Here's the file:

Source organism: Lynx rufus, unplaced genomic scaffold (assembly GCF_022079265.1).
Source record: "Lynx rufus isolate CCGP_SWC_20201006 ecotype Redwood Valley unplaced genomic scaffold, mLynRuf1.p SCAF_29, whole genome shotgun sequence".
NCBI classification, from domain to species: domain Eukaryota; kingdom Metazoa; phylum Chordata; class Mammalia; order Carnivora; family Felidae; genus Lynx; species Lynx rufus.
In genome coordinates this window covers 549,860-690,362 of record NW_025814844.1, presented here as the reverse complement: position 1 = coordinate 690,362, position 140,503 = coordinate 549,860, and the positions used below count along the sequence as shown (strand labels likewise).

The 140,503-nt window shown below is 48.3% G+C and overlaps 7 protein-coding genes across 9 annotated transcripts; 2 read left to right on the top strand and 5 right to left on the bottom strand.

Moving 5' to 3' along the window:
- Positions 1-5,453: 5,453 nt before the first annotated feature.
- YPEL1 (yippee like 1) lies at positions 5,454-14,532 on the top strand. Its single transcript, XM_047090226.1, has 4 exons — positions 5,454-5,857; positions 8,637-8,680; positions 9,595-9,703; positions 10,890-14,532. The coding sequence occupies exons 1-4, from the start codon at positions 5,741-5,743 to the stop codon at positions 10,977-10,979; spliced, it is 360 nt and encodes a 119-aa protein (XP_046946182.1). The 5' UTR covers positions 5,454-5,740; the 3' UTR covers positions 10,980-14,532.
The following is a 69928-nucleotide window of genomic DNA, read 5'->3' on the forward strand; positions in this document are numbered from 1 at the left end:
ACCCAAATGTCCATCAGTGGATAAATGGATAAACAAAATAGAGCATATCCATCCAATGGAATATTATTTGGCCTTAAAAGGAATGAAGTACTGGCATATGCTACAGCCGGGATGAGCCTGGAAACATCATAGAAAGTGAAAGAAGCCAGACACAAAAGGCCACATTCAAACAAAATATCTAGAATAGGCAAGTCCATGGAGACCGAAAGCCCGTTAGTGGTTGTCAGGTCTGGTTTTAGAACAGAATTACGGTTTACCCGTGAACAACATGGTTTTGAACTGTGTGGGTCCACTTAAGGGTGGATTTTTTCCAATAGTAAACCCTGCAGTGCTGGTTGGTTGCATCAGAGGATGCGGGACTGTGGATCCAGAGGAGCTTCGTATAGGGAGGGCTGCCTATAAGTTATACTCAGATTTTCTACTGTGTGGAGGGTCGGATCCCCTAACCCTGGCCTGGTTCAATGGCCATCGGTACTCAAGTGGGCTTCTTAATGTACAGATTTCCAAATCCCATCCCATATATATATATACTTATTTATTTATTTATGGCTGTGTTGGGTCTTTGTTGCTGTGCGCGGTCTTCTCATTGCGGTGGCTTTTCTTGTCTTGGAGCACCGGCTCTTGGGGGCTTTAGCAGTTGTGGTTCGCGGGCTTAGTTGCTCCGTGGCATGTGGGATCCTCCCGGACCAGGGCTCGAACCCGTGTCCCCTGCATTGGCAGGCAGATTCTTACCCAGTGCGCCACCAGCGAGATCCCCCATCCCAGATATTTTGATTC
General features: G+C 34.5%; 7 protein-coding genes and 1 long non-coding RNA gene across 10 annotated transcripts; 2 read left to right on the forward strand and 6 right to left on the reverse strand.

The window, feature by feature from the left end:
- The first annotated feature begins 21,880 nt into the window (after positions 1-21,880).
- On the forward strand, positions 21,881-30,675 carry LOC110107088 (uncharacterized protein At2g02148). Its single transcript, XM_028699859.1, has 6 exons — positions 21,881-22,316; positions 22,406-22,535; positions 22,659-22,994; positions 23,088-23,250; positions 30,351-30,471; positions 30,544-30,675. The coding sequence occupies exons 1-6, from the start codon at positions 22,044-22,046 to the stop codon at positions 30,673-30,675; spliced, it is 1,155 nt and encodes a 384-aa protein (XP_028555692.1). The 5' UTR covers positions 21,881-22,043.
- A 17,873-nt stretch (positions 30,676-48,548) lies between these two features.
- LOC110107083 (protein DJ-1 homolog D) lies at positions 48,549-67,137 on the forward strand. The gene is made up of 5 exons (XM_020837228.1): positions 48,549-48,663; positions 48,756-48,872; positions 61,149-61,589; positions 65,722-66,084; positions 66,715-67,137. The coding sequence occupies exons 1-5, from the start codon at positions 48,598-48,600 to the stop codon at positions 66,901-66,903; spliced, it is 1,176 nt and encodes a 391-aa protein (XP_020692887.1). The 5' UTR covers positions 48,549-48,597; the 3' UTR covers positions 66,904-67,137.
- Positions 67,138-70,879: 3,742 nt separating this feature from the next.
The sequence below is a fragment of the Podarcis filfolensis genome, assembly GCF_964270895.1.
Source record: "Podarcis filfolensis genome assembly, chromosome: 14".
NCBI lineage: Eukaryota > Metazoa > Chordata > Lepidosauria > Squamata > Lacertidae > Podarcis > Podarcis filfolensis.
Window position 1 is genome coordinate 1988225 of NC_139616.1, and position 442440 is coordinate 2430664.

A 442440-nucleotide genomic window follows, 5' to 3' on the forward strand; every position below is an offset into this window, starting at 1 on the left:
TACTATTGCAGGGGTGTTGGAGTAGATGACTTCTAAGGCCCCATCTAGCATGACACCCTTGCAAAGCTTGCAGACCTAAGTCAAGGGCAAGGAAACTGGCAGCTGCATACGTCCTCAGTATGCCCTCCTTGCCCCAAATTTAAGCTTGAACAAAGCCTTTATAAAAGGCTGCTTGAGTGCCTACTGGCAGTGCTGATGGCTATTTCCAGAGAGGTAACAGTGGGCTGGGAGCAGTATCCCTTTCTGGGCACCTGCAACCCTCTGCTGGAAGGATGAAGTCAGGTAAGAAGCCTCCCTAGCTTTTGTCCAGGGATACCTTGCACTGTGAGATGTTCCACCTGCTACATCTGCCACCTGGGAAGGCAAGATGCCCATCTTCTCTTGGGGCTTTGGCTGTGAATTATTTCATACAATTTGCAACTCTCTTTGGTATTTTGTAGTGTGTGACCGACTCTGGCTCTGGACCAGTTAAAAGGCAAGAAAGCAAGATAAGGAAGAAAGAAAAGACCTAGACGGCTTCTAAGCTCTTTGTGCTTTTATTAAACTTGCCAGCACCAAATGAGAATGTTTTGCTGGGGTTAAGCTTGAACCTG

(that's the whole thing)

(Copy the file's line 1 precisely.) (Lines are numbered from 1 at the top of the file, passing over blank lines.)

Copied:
Source organism: Lynx rufus, unplaced genomic scaffold (assembly GCF_022079265.1).